Posts Tagged ‘Trenton’

Trenton’s Budget won’t fix itself

Written for the May 2011 issue of the Trenton Downtowner
In a democracy citizens get to rule themselves. We elect representatives who are responsible for doing our bidding. The theory of this republican form of government is great; however there’s often a disconnect.

We forget that democracy was invented thousands of years ago when governments were smaller and simpler. That changed as Trenton and the rest of America became part of a national and global economy.

We didn’t keep up and now one of the great challenges of our age is reinventing post-industrial cities like Trenton.

Why should we expect our leaders to know what’s needed to turn Trenton around? They haven’t done it in the last 20 years. Instead we have declined in population and lost ground in income. Perhaps the collective wisdom of voters could provide better insights.

You might say, “They don’t listen”. Well perhaps we haven’t delivered a clear message.

Unfortunately most citizen input is undisciplined. Everyone wants everything: libraries; more state aid; more development and less crime. Governments and our economy don’t work like that. There are no magic wands.

We have to use our budget as a strategic instrument of revitalization policy. It’s not enough just to reduce the budget. It needs to be used wisely to further our goals of investment, safety and standards of living.

We need to balance investment in livability (safety, trash pick-up and social services) with investment in the future (lower taxes, improved technical inspections and marketing.)

We can’t just wait for a revitalization savior to show up in Trenton. Instead, we can leverage the wisdom of the masses to help make the tough choices that political leaders can’t make themselves. Priority Based Budgeting provides an opportunity to do exactly that in Trenton.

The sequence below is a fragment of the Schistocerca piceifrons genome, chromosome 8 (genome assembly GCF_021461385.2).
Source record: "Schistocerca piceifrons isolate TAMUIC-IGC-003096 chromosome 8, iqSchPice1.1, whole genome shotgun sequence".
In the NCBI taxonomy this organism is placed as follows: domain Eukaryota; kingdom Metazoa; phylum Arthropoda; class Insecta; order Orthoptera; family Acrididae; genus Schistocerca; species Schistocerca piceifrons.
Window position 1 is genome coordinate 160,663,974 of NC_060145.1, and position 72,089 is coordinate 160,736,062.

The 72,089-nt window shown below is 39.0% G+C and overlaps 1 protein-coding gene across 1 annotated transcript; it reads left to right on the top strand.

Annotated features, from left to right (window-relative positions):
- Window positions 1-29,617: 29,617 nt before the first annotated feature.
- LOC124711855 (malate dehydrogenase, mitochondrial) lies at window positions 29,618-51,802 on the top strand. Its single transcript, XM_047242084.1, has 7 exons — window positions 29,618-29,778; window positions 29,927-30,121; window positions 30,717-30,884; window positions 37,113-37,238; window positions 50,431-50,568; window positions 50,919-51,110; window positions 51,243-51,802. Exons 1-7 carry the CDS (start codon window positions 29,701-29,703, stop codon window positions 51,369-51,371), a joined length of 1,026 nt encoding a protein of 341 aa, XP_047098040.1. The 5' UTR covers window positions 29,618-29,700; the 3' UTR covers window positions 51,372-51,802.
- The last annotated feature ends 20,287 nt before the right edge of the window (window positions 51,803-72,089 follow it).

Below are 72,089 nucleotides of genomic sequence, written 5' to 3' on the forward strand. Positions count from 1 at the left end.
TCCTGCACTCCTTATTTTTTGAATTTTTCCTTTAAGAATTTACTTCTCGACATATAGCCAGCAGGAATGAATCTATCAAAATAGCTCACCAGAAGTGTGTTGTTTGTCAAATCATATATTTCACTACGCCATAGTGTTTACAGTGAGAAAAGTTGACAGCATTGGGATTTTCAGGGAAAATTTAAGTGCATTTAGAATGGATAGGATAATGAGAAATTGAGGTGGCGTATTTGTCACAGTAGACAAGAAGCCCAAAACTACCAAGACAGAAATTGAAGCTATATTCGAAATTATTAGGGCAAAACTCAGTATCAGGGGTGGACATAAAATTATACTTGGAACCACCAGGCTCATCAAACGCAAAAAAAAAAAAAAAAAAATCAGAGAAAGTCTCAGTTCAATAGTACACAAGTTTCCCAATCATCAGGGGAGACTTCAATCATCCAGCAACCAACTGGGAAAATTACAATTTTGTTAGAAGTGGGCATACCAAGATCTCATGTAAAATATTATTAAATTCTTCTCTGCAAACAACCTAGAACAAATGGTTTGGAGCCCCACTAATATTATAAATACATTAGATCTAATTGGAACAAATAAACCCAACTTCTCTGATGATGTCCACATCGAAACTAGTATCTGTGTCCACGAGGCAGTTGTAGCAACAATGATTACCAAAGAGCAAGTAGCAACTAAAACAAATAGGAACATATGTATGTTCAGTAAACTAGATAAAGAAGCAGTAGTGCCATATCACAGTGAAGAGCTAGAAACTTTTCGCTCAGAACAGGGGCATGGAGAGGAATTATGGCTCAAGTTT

A group of fiscally minded Trentonians organized the Fix Trenton’s Budget Committee to work on efforts important to revitalization. One of those efforts is a budget process that includes citizen input as its driving force. Led by Carlos Avila and Bob Lowe we got the Mayor’s and City Council’s support to do this starting in the fiscal 2012 budget (beginning July 1, 2011.)

With Beautiful Trenton and the Trenton Council of Civic Associations and council members: we held community input meetings. To make sure we collect as much input as possible, we’ve put the survey online and will keep it open through May.

The output of the surveys will form the basis of a position paper for city council that will communicate its budget guidelines.

The Priority Based Budgeting process allows citizens to present their own budgets. People’s priorities are different. Some want lower taxes (we have the highest tax rate in NJ). Some want more services. Others want more investment. We all want these things but we have to balance the budget and now voters can make the same tough choices as our leaders.

We’ve prepared a survey that presents the budget in a simplified form. We ask you to vote on discretionary items. These include our tax rate and the department spending which directly impact the levels of service that can be provided. We held the items that are beyond our control like state funding, debt service, employee benefits, grants etc constant.